One thing Delgado could remember with crystal clarity was the final round. A true masterpiece. Wheeler had dealt, turning up a heart as trump. Delgado had led with the king of hearts, a thoughtless opening on the face of it, and he had seen the dismay flash fleetingly across Sterling's features. But the king of diamonds followed, taking the trick, and then the ace of hearts, and the seven, and Sterling took the next trick with the queen, returning a diamond, as eleven hearts had by that time been expelled. Delgado passed the queen of diamonds. It was followed by the ace. Their opponents lost small spades to a seemingly endless onslaught of diamonds, and when the time was right, Delgado played his ace of spades, followed by the four. Sterling knew now that his partner had played a good hand with great skill. He finessed his knave, played the king of spades, upon which Delgado disposed of his singleton. The last two tricks were then Delgado's for the taking. Wheeler and Horan had held every trick in spades, and yet Delgado and his partner had made a slam.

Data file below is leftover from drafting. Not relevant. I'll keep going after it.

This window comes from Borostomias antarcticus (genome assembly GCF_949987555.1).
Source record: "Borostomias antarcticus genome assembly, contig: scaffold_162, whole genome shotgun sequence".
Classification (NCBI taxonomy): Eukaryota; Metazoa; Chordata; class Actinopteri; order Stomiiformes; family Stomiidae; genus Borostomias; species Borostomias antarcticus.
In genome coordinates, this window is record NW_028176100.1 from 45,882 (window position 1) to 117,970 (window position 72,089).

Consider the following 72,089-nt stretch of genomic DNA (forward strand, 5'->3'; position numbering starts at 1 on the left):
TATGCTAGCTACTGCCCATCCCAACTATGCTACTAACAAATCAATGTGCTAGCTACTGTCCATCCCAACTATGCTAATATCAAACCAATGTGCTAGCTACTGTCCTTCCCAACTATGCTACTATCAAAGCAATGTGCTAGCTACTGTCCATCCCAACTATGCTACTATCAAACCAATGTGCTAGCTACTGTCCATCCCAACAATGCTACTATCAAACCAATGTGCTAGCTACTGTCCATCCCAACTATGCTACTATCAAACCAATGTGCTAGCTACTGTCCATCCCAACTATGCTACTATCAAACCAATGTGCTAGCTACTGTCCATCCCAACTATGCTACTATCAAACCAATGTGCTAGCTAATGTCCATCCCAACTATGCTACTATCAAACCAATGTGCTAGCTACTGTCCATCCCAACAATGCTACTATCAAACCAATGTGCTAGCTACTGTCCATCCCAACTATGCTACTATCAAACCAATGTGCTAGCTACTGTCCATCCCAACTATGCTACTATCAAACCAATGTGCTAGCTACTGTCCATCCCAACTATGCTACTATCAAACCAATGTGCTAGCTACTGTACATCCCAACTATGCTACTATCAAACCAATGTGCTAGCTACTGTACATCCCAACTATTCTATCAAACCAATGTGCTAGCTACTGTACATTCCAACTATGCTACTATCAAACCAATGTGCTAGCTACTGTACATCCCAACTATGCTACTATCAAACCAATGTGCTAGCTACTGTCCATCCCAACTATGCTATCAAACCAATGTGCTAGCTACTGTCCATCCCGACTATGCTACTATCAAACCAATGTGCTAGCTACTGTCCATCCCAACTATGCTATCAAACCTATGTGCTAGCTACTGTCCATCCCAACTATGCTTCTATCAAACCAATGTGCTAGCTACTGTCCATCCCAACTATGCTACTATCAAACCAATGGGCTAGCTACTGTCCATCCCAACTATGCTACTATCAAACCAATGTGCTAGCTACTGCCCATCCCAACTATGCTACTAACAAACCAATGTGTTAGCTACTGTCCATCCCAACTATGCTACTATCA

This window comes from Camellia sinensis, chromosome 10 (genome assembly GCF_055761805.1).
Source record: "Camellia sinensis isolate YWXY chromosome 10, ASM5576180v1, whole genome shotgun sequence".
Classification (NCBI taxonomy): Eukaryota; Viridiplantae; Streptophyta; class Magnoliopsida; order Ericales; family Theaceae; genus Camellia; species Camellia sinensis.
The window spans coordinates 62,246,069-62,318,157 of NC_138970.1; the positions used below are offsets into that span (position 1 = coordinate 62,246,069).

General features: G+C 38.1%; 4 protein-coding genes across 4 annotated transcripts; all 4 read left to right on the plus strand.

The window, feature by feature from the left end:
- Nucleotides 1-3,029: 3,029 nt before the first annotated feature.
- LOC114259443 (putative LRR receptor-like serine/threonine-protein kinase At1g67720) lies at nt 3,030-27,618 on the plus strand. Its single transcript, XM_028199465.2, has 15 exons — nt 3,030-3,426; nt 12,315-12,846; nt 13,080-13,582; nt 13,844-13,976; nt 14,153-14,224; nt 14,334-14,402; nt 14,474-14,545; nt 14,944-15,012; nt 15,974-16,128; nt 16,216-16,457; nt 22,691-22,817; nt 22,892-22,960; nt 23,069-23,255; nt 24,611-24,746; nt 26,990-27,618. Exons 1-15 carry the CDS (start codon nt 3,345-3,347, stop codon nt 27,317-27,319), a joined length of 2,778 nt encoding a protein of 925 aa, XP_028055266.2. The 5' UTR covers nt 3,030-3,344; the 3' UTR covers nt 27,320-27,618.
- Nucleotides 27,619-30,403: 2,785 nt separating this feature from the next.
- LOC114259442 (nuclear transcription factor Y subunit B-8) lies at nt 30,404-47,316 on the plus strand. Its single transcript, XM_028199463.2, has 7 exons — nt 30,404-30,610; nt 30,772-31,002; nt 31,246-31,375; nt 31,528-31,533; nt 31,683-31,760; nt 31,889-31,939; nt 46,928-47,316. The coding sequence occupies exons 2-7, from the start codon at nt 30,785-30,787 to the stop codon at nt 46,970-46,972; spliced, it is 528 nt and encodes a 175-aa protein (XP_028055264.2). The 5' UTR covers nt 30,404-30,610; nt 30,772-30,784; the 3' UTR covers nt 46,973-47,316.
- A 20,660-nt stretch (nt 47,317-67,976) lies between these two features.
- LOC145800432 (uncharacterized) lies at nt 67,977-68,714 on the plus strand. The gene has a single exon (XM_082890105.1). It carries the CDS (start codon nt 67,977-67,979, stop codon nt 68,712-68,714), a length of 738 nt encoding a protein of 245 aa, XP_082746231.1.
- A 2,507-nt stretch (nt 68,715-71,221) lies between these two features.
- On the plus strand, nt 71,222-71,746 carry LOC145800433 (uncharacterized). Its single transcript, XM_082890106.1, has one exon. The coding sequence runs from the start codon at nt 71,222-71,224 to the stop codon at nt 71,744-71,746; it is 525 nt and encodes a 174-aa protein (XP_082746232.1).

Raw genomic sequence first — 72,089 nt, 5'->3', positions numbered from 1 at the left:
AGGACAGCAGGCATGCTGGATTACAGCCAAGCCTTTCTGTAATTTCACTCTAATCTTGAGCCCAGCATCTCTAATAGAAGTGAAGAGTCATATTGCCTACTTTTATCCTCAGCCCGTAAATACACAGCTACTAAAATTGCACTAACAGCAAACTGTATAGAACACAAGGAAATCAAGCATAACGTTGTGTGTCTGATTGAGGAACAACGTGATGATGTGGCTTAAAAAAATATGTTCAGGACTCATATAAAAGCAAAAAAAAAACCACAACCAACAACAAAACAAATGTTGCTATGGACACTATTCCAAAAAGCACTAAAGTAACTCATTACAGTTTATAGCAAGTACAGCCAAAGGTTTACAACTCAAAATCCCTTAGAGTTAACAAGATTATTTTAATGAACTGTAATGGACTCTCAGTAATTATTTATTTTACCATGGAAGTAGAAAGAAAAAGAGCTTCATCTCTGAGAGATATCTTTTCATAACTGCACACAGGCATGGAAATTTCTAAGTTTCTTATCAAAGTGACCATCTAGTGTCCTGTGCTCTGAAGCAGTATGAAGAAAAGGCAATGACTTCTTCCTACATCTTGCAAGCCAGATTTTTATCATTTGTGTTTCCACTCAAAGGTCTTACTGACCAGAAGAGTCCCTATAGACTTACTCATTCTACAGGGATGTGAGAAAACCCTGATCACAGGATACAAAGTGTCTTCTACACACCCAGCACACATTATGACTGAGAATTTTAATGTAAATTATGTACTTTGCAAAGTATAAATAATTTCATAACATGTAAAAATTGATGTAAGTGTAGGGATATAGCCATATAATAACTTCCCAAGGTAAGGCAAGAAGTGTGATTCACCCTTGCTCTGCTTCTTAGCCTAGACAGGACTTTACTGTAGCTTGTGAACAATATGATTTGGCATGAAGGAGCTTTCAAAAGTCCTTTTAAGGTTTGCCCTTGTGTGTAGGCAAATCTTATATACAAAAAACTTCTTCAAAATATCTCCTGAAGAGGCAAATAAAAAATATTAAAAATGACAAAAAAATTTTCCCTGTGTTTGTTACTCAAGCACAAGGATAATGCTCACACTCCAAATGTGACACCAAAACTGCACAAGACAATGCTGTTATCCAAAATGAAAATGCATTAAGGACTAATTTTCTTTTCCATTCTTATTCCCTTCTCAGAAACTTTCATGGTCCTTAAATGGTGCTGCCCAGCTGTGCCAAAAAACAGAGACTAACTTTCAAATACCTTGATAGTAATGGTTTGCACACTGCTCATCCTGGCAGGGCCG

Of course, gentlemen usually indulged in a friendly wager over cards. During his leisurely jaunt across the United States, Delgado had come to the conclusion that Americans had an insatiable appetite for gambling. Risk taking was deeply ingrained in the national character. Games of chance, horse races, cock fights, wrestling matches—Delgado had even seen two men bet heavily on which of a pair of raindrops would reach the bottom of a windowpane first.
Wheeler and Horan lost a hundred dollars on the final round, Sterling had been the one to raise the ante all night, to and even beyond the point where Delgado began to feel butterflies in his